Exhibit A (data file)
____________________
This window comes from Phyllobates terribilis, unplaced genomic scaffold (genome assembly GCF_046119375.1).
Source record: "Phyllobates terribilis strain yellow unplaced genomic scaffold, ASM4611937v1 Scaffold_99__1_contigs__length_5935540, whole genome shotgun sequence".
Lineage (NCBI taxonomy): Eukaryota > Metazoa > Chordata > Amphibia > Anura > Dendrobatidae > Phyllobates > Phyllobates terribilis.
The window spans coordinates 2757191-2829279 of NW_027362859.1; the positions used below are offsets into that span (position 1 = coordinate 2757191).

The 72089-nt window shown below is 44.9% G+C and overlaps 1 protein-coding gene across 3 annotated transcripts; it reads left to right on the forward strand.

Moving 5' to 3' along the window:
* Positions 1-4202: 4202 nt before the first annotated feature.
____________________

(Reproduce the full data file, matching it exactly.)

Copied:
This window comes from Phyllobates terribilis, unplaced genomic scaffold (genome assembly GCF_046119375.1).
Source record: "Phyllobates terribilis strain yellow unplaced genomic scaffold, ASM4611937v1 Scaffold_99__1_contigs__length_5935540, whole genome shotgun sequence".
Lineage (NCBI taxonomy): Eukaryota > Metazoa > Chordata > Amphibia > Anura > Dendrobatidae > Phyllobates > Phyllobates terribilis.
The window spans coordinates 2757191-2829279 of NW_027362859.1; the positions used below are offsets into that span (position 1 = coordinate 2757191).

The 72089-nt window shown below is 44.9% G+C and overlaps 1 protein-coding gene across 3 annotated transcripts; it reads left to right on the forward strand.

Moving 5' to 3' along the window:
* Positions 1-4202: 4202 nt before the first annotated feature.